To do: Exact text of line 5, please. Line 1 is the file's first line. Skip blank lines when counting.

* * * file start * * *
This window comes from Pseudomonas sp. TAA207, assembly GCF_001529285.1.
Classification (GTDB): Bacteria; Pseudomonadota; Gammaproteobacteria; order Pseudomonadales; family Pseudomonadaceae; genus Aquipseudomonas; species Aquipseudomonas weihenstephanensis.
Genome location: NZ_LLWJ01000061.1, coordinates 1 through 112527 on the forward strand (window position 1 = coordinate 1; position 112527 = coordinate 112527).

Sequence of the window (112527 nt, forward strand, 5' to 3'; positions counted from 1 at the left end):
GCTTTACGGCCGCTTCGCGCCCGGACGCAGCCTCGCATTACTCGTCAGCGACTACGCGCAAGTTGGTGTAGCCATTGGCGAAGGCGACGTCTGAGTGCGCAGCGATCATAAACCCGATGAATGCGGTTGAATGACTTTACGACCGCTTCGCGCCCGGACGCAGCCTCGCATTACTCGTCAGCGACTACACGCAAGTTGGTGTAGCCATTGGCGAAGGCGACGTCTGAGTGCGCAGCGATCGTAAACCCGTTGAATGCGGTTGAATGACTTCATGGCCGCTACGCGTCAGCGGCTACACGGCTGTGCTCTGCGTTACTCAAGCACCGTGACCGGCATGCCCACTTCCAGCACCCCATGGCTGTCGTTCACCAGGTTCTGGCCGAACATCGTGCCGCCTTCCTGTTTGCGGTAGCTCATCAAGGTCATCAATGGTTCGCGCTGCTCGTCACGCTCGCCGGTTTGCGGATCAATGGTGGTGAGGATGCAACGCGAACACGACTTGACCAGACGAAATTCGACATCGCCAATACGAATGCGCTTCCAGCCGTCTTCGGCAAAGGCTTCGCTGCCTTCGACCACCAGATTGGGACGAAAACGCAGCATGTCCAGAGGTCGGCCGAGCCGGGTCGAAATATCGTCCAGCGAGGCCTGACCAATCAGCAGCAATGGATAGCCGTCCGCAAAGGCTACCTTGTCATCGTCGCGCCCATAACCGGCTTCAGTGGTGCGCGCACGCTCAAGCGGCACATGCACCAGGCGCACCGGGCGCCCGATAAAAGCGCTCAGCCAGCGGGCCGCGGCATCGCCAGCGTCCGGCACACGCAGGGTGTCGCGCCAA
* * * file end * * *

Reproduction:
GCTTTACGGCCGCTTCGCGCCCGGACGCAGCCTCGCATTACTCGTCAGCGACTACGCGCAAGTTGGTGTAGCCATTGGCGAAGGCGACGTCTGAGTGCGCAGCGATCATAAACCCGATGAATGCGGTTGAATGACTTTACGACCGCTTCGCGCCCGGACGCAGCCTCGCATTACTCGTCAGCGACTACACGCAAGTTGGTGTAGCCATTGGCGAAGGCGACGTCTGAGTGCGCAGCGATCGTAAACCCGTTGAATGCGGTTGAATGACTTCATGGCCGCTACGCGTCAGCGGCTACACGGCTGTGCTCTGCGTTACTCAAGCACCGTGACCGGCATGCCCACTTCCAGCACCCCATGGCTGTCGTTCACCAGGTTCTGGCCGAACATCGTGCCGCCTTCCTGTTTGCGGTAGCTCATCAAGGTCATCAATGGTTCGCGCTGCTCGTCACGCTCGCCGGTTTGCGGATCAATGGTGGTGAGGATGCAACGCGAACACGACTTGACCAGACGAAATTCGACATCGCCAATACGAATGCGCTTCCAGCCGTCTTCGGCAAAGGCTTCGCTGCCTTCGACCACCAGATTGGGACGAAAACGCAGCATGTCCAGAGGTCGGCCGAGCCGGGTCGAAATATCGTCCAGCGAGGCCTGACCAATCAGCAGCAATGGATAGCCGTCCGCAAAGGCTACCTTGTCATCGTCGCGCCCATAACCGGCTTCAGTGGTGCGCGCACGCTCAAGCGGCACATGCACCAGGCGCACCGGGCGCCCGATAAAAGCGCTCAGCCAGCGGGCCGCGGCATCGCCAGCGTCCGGCACACGCAGGGTGTCGCGCCAA